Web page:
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Eight-week-old West Highland Terrier Pumpkin was immobile when she was taken in by Breeds In Need rescue centre in Lincolnshire. The paralysed puppy, who couldn’t use her back legs, was later adopted by a foster family who “fell in love with her” and set their sights on getting Pumpkin back on the move.
Adoptive owner Tammie Fox, 41, began raising money for a wheelchair and was delighted when friends and strangers donated to the cause.
A big animal lover, Ms Fox was happy to foster Pumpkin when her local rescue centre Breeds and Need asked her to give her a temporary home.
However, she soon became besotted with the tiny Westie who could “fit into the palm” of her hand, she told the Mirror.
The puppy had been taken to the rescue centre when her breeder noticed she couldn’t use her back legs.
Ms Fox said: “It broke my heart seeing Pumpkin unable to walk. I just had to keep her.”
Ms Fox said she “fell in love” with Pumpkin and decided to give her a permanent home.
She set up a fundraising page to ask friends, family and clients for their help to get the puppy walking again.
In less than a week, she managed to raise over £8000 which allowed her to book an appointment with one of the best vet specialists in the world who could assess Pumpkin’s need.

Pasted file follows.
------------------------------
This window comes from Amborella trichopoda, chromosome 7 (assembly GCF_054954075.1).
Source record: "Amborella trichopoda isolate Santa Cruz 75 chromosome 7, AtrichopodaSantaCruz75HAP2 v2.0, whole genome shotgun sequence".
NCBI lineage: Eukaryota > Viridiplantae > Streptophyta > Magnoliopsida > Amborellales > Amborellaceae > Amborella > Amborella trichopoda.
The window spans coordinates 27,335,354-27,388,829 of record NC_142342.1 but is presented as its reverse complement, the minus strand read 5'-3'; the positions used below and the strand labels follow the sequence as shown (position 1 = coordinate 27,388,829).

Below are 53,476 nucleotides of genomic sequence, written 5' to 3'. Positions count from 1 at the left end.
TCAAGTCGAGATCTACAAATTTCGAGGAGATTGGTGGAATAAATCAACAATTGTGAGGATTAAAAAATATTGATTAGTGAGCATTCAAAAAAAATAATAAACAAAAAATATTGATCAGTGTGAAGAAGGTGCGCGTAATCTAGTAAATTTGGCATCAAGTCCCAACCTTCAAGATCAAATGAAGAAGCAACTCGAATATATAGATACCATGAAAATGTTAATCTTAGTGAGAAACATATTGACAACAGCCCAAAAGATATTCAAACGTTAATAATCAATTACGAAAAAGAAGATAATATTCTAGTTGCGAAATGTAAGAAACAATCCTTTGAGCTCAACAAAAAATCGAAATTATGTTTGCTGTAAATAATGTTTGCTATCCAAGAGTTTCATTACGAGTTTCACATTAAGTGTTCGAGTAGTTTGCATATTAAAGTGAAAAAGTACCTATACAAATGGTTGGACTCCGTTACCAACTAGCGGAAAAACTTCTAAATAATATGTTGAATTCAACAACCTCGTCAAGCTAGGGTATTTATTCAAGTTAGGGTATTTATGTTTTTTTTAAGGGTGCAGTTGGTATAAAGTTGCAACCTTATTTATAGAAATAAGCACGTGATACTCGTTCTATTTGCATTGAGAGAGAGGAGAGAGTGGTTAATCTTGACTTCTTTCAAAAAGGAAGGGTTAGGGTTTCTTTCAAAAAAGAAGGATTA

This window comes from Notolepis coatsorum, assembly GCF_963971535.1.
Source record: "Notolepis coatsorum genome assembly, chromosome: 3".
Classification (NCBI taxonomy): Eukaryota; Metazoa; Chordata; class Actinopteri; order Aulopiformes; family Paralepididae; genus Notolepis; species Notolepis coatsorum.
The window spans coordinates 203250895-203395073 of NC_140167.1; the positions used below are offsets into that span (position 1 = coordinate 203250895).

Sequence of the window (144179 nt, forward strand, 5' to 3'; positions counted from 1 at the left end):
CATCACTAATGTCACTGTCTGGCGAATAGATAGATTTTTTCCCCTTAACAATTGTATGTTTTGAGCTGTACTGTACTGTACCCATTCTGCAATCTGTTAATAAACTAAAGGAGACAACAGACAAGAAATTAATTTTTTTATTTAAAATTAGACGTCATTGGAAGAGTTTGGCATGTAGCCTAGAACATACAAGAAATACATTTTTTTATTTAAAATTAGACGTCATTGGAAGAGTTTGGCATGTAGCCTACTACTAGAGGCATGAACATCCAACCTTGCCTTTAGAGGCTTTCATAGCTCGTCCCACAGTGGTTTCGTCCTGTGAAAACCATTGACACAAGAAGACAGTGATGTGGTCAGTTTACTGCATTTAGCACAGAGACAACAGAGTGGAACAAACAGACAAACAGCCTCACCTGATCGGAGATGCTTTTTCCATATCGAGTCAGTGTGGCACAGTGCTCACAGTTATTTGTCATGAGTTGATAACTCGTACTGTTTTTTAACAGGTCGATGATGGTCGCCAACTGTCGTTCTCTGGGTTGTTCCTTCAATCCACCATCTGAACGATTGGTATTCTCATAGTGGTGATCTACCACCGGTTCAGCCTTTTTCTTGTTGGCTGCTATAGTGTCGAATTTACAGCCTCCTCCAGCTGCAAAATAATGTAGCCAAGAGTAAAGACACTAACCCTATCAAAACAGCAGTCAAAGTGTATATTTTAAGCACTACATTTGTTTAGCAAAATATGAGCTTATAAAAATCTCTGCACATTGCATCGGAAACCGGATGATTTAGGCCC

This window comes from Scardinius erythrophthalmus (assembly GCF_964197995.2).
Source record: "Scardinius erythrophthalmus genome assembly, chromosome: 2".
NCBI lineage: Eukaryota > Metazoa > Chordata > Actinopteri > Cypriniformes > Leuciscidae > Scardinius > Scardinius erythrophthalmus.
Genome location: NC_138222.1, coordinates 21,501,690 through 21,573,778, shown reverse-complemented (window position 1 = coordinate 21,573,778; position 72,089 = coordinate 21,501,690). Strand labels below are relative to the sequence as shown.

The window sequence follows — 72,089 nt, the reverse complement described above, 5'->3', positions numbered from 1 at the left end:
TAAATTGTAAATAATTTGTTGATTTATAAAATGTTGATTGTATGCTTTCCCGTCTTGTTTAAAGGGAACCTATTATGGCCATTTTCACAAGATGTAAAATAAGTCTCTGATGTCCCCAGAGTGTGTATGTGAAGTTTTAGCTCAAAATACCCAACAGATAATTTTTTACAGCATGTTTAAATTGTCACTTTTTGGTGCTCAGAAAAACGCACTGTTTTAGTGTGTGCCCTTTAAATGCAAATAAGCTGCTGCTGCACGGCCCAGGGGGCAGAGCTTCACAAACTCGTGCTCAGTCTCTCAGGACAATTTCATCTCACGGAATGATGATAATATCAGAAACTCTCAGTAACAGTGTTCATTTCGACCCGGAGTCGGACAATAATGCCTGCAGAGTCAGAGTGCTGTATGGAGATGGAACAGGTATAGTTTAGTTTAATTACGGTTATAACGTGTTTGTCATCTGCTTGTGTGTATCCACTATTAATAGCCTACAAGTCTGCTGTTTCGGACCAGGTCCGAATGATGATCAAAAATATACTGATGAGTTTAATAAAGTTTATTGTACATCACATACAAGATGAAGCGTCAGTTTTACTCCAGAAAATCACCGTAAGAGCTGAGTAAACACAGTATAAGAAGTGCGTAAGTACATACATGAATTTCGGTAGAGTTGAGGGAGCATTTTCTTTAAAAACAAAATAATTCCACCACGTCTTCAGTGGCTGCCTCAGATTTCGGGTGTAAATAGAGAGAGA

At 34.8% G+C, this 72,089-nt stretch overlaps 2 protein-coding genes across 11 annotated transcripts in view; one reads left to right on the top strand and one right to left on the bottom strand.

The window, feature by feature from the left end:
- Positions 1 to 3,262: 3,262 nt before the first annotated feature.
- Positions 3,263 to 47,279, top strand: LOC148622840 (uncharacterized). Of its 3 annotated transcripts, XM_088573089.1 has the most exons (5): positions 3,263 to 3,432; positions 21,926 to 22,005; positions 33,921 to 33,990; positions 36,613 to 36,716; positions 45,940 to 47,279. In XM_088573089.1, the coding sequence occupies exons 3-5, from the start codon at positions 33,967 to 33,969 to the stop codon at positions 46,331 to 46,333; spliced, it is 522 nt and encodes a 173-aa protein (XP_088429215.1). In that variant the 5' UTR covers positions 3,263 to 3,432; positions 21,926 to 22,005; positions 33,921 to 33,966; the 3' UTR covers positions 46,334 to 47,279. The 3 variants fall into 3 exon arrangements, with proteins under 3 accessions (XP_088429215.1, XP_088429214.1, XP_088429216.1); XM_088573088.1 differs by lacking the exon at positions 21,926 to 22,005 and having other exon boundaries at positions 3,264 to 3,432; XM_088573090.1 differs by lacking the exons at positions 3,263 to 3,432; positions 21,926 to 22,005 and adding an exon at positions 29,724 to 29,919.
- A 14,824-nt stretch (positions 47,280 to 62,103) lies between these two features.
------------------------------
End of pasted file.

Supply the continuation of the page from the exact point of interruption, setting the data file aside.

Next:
Ms Fox said: “I was blown away by everyone’s generosity.”
An MRI scan revealed that the puppy’s back had been broken when she was a baby, with the vet concluding she was most likely stamped on a baby.
Although she was no longer in pain she would never walk again.
Ms Fox used the remaining money to buy Pumpkin a bright pink wheelchair from Walkin’ Pets to enable her to get around.
She donated the remaining money to Breeds in Need.
Now six months old, Pumpkin enjoys chasing squirrels in the park and has already mastered getting up the stairs and climbing over obstacles using her new wheels.
Ms Fox said she has even mastered getting in and out of the cat flap in their house.
She said Pumpkin is “full of personality and Westitude”.
She said: “She is very cheeky, stubborn and bossy. She’s such a character and nothing stops her.”
Pumpkin has also become “best friends” with Ms Fox’s other dog, three-year-old Jack Russell Smiggle who is “soft and gentle” with the new arrival.
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Ms Fox said: “Our whole family just love her. She turned our world upside down and it’s like having a newborn baby, but I wouldn’t change her.”
Ms Fox is now passionate about giving other disabled dogs a second chance at life and helping those less fortunate than Pumpkin, because “caring for them takes more time and patience but they are just as worthy as any other animals”.
She has organised a Disability Dog Walk in Boultham Park, Lincolnshire in April.
They will be joined by 100 other dog owners and their blind, deaf and paralysed pups who are aiming to raise £6000 for dog charities Winston Wheels, Breeds In Need and Broken Biscuits.
Ms Fox said: “It’ll be really nice to see all the dogs on their wheels together.”
They hope to raise £6000 to be able to donate 12 dog wheelchairs to the charities and are already well on the way to their goal, with £4000 already raised.
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